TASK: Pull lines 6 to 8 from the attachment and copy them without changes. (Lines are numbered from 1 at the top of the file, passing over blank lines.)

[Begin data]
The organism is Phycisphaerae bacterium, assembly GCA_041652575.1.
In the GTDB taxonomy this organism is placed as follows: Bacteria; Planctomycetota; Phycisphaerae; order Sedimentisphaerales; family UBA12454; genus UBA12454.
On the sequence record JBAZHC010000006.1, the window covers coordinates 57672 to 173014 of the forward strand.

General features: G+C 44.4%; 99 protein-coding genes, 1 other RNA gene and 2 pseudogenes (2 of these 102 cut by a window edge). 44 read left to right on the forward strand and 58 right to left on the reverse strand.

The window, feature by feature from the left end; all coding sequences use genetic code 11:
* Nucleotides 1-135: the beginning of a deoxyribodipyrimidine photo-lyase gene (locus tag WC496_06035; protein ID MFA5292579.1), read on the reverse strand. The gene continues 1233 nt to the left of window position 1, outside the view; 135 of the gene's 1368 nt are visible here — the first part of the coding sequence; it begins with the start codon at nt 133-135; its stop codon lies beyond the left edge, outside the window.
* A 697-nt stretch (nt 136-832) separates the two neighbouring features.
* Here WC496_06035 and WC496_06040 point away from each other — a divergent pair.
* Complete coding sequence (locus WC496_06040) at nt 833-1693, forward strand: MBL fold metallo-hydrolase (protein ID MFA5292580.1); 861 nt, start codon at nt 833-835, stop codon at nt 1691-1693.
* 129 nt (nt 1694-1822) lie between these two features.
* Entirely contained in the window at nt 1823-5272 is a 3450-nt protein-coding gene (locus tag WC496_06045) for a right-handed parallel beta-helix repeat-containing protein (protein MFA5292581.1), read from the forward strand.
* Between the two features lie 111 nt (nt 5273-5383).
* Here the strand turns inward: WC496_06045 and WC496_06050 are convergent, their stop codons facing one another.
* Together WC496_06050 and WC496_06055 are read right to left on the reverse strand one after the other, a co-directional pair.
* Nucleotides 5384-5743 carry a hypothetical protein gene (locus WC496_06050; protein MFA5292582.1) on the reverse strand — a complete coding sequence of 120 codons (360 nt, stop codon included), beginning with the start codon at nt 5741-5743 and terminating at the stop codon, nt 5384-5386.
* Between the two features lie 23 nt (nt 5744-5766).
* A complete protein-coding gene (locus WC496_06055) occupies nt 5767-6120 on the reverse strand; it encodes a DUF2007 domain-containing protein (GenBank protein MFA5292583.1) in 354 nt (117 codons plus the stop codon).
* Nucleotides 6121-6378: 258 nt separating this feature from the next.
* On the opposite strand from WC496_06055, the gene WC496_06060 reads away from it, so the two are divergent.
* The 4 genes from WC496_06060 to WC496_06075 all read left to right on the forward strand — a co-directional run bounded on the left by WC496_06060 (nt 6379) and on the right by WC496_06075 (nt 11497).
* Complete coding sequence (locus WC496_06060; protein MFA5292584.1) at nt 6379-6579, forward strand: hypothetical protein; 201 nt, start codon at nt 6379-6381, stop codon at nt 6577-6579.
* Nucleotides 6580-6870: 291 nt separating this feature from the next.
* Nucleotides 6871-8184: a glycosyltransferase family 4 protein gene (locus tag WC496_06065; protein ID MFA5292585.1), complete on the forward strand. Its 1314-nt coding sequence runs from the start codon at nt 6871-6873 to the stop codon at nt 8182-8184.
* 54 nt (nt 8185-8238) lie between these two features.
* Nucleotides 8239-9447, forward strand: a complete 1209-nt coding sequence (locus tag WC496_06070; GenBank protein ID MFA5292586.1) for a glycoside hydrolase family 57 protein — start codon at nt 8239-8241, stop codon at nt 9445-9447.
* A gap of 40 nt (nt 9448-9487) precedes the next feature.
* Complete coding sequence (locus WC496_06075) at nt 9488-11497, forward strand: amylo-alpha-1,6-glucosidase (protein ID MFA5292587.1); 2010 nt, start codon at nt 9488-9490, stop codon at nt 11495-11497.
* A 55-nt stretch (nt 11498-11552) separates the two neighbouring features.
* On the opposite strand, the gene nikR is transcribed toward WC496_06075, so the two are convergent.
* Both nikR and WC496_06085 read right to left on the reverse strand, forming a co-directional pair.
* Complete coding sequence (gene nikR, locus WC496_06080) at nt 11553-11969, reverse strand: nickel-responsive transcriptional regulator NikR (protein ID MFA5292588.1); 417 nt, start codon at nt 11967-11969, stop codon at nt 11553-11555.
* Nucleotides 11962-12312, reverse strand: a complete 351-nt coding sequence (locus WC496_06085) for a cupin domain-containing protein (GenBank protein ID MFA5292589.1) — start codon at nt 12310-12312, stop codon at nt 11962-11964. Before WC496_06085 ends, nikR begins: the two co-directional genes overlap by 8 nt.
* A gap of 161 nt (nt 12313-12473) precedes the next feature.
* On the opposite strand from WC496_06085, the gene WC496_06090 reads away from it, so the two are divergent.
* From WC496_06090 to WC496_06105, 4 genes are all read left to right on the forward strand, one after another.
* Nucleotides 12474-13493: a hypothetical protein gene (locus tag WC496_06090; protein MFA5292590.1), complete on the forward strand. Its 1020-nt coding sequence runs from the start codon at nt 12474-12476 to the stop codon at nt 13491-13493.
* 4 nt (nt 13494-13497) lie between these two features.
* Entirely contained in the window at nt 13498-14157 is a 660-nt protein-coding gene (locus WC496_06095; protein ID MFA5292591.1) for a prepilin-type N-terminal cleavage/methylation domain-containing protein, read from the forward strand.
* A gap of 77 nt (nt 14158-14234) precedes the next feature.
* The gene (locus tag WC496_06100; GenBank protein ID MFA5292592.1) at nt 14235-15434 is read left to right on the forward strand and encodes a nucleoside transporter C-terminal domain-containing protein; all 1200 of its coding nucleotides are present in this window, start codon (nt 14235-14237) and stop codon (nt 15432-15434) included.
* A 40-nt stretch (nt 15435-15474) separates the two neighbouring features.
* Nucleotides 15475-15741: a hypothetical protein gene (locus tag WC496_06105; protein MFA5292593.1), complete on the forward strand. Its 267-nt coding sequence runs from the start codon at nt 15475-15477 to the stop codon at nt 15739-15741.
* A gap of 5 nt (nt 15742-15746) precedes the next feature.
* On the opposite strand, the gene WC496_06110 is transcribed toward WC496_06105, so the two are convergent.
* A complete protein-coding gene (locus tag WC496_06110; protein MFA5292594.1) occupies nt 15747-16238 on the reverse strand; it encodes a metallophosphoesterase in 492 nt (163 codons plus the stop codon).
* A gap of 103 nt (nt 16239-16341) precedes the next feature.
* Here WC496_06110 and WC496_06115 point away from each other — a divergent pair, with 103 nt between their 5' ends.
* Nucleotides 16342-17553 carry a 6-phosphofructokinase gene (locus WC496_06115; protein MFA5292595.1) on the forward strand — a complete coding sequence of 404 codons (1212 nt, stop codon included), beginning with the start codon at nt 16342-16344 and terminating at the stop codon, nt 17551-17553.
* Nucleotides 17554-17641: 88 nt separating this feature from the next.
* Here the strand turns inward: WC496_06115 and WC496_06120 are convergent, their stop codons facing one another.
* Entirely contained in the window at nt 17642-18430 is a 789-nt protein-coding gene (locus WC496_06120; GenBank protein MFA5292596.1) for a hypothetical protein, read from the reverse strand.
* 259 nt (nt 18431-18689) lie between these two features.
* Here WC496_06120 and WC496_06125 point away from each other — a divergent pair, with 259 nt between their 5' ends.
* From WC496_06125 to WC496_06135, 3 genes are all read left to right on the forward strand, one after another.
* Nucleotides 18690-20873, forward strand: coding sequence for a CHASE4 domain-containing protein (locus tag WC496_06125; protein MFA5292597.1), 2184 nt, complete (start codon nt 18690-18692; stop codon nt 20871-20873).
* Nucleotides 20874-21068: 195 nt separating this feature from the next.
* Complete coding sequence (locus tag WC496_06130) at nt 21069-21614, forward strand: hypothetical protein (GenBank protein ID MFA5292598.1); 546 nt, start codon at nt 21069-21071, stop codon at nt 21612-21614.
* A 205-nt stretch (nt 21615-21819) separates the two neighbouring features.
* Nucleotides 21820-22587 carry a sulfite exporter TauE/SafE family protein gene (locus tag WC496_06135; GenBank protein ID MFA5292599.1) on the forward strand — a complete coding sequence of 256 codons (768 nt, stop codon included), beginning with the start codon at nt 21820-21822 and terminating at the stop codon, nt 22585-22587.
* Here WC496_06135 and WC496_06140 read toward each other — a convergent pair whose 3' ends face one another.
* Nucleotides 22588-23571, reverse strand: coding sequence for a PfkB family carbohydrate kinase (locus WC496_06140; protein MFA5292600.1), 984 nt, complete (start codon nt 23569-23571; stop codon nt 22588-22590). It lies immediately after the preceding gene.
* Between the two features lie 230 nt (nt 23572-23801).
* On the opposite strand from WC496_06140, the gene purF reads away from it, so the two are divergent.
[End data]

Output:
* Nucleotides 1-135: the beginning of a deoxyribodipyrimidine photo-lyase gene (locus tag WC496_06035; protein ID MFA5292579.1), read on the reverse strand. The gene continues 1233 nt to the left of window position 1, outside the view; 135 of the gene's 1368 nt are visible here — the first part of the coding sequence; it begins with the start codon at nt 133-135; its stop codon lies beyond the left edge, outside the window.
* A 697-nt stretch (nt 136-832) separates the two neighbouring features.
* Here WC496_06035 and WC496_06040 point away from each other — a divergent pair.